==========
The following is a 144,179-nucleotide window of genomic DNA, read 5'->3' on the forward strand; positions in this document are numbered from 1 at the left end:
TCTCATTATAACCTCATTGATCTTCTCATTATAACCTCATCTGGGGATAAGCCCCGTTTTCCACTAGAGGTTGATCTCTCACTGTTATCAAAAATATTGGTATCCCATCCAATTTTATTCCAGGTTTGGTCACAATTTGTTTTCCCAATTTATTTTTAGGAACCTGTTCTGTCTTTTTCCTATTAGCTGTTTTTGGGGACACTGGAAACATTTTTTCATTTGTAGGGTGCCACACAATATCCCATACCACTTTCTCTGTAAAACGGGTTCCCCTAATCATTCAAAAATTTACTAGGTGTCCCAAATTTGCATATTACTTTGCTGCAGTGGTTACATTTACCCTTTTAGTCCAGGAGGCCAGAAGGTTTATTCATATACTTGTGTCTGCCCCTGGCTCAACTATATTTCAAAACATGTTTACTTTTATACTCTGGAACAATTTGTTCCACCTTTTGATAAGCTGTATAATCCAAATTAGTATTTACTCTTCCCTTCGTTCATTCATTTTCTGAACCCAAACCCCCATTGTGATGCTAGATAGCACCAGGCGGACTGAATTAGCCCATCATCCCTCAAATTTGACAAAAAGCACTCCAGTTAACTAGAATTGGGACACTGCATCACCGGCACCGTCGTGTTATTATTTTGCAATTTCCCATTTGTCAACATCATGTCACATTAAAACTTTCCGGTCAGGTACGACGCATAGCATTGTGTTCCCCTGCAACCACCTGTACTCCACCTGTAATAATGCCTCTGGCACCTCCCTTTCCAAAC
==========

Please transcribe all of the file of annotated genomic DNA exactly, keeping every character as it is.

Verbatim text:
The following is a 144,179-nucleotide window of genomic DNA, read 5'->3' on the forward strand; positions in this document are numbered from 1 at the left end:
TCTCATTATAACCTCATTGATCTTCTCATTATAACCTCATCTGGGGATAAGCCCCGTTTTCCACTAGAGGTTGATCTCTCACTGTTATCAAAAATATTGGTATCCCATCCAATTTTATTCCAGGTTTGGTCACAATTTGTTTTCCCAATTTATTTTTAGGAACCTGTTCTGTCTTTTTCCTATTAGCTGTTTTTGGGGACACTGGAAACATTTTTTCATTTGTAGGGTGCCACACAATATCCCATACCACTTTCTCTGTAAAACGGGTTCCCCTAATCATTCAAAAATTTACTAGGTGTCCCAAATTTGCATATTACTTTGCTGCAGTGGTTACATTTACCCTTTTAGTCCAGGAGGCCAGAAGGTTTATTCATATACTTGTGTCTGCCCCTGGCTCAACTATATTTCAAAACATGTTTACTTTTATACTCTGGAACAATTTGTTCCACCTTTTGATAAGCTGTATAATCCAAATTAGTATTTACTCTTCCCTTCGTTCATTCATTTTCTGAACCCAAACCCCCATTGTGATGCTAGATAGCACCAGGCGGACTGAATTAGCCCATCATCCCTCAAATTTGACAAAAAGCACTCCAGTTAACTAGAATTGGGACACTGCATCACCGGCACCGTCGTGTTATTATTTTGCAATTTCCCATTTGTCAACATCATGTCACATTAAAACTTTCCGGTCAGGTACGACGCATAGCATTGTGTTCCCCTGCAACCACCTGTACTCCACCTGTAATAATGCCTCTGGCACCTCCCTTTCCAAAC